LCRA, City of Smithville award $15,920 grant to update historical museum building - LCRA - Energy, Water, Community LCRA, City of Smithville award $15,920 grant to update historical museum building - LCRA - Energy, Water, Community

LCRA, City of Smithville award $15,920 grant to update historical museum building

Smithville Heritage Society will paint, spruce up 115-year-old Heritage House

May 11, 2023

Representatives from LCRA and the City of Smithville present a $15,920 grant to the Smithville Heritage Society for repairs to the Heritage House. The grant is part of LCRA’s Community Development Partnership Program. Pictured from left to right, in the front row, are: Rick Arnic, LCRA Regional Affairs representative; Robert Tamble, city manager; Margaret D. “Meg” Voelter, LCRA Board member; and LeRoy Behrens, society president. Back row, from left: Micah Oliver, Smithville Chamber of Commerce board member; Elizabeth Koch, Smithville Garden Club member; David Harrington, society board member; Sarah O’Brien, Smithville Historic Preservation and Design Standards chair; Judy Bergeron, Smithville Public Library director; Jimmy Jenkins, city council member-elect; Debra Ziebold, society board member; and Faith Franklin, society board secretary.

SMITHVILLE, Texas – A $15,920 grant from the Lower Colorado River Authority and the City of Smithville will help the Smithville Heritage Society paint and make needed exterior repairs to the 115-year-old house that is home to the organization’s historical museum. The Community Development Partnership Program grant, along with $3,979 in matching funds from the heritage society, will pay for replacing sections of wooden siding and other repairs to the exterior of the Heritage House, also known as the Cox-Hyson house. The house was built in 1908 and was donated to the society in the late 1970s by Floyd R. “Skip” and Lucille Hyson. It holds exhibits, artifacts, collectibles and furnishings with historical ties to Smithville and Bastrop County. “Without this grant, our ability to safely preserve these antiquities would be severely hampered,” said LeRoy Behrens, president of the Smithville Heritage Society. “We’re trying to get the house fixed up so it’s back to being the crown jewel in the center of the city. We’re going to get it painted gleaming white, just like it was in 1908.” An example of late Victorian architecture, the two-story house sits in the Smithville residential district that is listed on the National Register of Historic Places. Behrens said the museum’s collection has “a little bit of everything,” ranging from documents associated with an 1831 land grant to Stephen F. Austin to farming and ranching tools dating to the late 1800s to a wooden canteen from the Civil War era. A stand-alone, climate-controlled metal building in the backyard holds archival documents and photographs plus other historical items that are available to researchers. As concerns about the pandemic have faded, the museum has begun welcoming more visitors and has resumed tours for area students. The building also is available for gatherings of civic groups.  Behrens said repairing and repainting the stately structure helps preserve its historical allure and furthers the society’s goal of educating people about Smithville and Bastrop County’s history. “We’re trying to get that mission back on track,” he said. “Everyone was really excited to get this grant and carry out this project.” The community grant is one of 34 grants awarded recently through LCRA’s Community Development Partnership Program, which helps volunteer fire departments, local governments, emergency responders and nonprofit organizations fund capital improvement projects in LCRA’s wholesale electric, water and transmission service areas. The program is part of LCRA’s effort to give back to the communities it serves. The City of Smithville is one of LCRA’s wholesale electric customers and is a partner in the grant program. Applications for the next round of grants will be accepted in July. More information is available at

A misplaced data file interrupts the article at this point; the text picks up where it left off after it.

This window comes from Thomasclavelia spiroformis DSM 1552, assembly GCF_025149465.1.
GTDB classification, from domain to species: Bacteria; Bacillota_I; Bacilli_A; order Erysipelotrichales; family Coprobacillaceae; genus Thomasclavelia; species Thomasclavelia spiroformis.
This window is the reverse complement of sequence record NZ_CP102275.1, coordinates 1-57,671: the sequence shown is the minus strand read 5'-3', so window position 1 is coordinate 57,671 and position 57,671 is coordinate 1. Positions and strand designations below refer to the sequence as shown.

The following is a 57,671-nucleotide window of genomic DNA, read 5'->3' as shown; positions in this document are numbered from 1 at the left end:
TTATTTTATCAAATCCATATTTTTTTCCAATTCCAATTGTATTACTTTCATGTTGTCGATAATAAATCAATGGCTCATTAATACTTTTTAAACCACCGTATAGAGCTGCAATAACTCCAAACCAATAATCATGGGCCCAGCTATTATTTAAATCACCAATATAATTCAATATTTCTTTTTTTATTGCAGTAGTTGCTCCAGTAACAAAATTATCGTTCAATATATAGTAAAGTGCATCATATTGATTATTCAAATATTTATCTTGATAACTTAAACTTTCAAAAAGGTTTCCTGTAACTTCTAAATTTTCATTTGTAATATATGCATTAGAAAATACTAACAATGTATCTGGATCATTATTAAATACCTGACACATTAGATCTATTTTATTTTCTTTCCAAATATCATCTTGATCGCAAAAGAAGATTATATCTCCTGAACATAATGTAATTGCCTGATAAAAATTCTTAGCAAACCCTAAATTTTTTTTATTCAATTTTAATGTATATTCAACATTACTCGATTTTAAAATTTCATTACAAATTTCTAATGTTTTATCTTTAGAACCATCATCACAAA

About LCRA
The Lower Colorado River Authority serves customers and communities throughout Texas by managing the lower Colorado River; generating and transmitting electric power; providing a clean, reliable water supply; and offering outdoor adventures at more than 40 parks along the Colorado River from the Texas Hill Country to the Gulf Coast. LCRA and its employees are committed to fulfilling our mission to enhance the quality of life of the Texans we serve through water stewardship, energy and community service. LCRA was created by the Texas Legislature in 1934 and receives no state appropriations. For more information, visit

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